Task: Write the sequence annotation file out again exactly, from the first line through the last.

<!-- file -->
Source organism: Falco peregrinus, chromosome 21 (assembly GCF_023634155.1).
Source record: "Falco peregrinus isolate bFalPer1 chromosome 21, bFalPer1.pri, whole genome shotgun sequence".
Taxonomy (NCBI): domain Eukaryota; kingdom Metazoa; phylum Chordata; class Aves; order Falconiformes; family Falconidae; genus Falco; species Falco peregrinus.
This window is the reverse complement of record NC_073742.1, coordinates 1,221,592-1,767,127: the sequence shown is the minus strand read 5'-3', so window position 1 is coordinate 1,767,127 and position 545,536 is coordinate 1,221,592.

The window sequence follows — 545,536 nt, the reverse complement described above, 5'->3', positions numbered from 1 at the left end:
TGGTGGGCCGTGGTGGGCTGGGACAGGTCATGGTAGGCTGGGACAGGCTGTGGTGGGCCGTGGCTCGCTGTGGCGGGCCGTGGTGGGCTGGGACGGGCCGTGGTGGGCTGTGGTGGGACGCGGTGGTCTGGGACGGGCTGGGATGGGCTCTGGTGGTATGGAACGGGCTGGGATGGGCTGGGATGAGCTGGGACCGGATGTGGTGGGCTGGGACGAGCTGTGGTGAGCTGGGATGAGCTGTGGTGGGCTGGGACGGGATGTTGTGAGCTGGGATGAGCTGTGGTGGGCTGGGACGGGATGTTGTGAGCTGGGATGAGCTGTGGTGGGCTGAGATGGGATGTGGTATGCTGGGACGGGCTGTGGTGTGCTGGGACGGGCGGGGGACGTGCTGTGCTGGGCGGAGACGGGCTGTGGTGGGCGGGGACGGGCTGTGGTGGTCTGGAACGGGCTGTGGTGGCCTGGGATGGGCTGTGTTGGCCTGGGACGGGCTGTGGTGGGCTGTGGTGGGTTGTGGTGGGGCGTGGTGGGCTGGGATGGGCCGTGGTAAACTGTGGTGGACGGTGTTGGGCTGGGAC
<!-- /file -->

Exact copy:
Source organism: Falco peregrinus, chromosome 21 (assembly GCF_023634155.1).
Source record: "Falco peregrinus isolate bFalPer1 chromosome 21, bFalPer1.pri, whole genome shotgun sequence".
Taxonomy (NCBI): domain Eukaryota; kingdom Metazoa; phylum Chordata; class Aves; order Falconiformes; family Falconidae; genus Falco; species Falco peregrinus.
This window is the reverse complement of record NC_073742.1, coordinates 1,221,592-1,767,127: the sequence shown is the minus strand read 5'-3', so window position 1 is coordinate 1,767,127 and position 545,536 is coordinate 1,221,592.

The window sequence follows — 545,536 nt, the reverse complement described above, 5'->3', positions numbered from 1 at the left end:
TGGTGGGCCGTGGTGGGCTGGGACAGGTCATGGTAGGCTGGGACAGGCTGTGGTGGGCCGTGGCTCGCTGTGGCGGGCCGTGGTGGGCTGGGACGGGCCGTGGTGGGCTGTGGTGGGACGCGGTGGTCTGGGACGGGCTGGGATGGGCTCTGGTGGTATGGAACGGGCTGGGATGGGCTGGGATGAGCTGGGACCGGATGTGGTGGGCTGGGACGAGCTGTGGTGAGCTGGGATGAGCTGTGGTGGGCTGGGACGGGATGTTGTGAGCTGGGATGAGCTGTGGTGGGCTGGGACGGGATGTTGTGAGCTGGGATGAGCTGTGGTGGGCTGAGATGGGATGTGGTATGCTGGGACGGGCTGTGGTGTGCTGGGACGGGCGGGGGACGTGCTGTGCTGGGCGGAGACGGGCTGTGGTGGGCGGGGACGGGCTGTGGTGGTCTGGAACGGGCTGTGGTGGCCTGGGATGGGCTGTGTTGGCCTGGGACGGGCTGTGGTGGGCTGTGGTGGGTTGTGGTGGGGCGTGGTGGGCTGGGATGGGCCGTGGTAAACTGTGGTGGACGGTGTTGGGCTGGGAC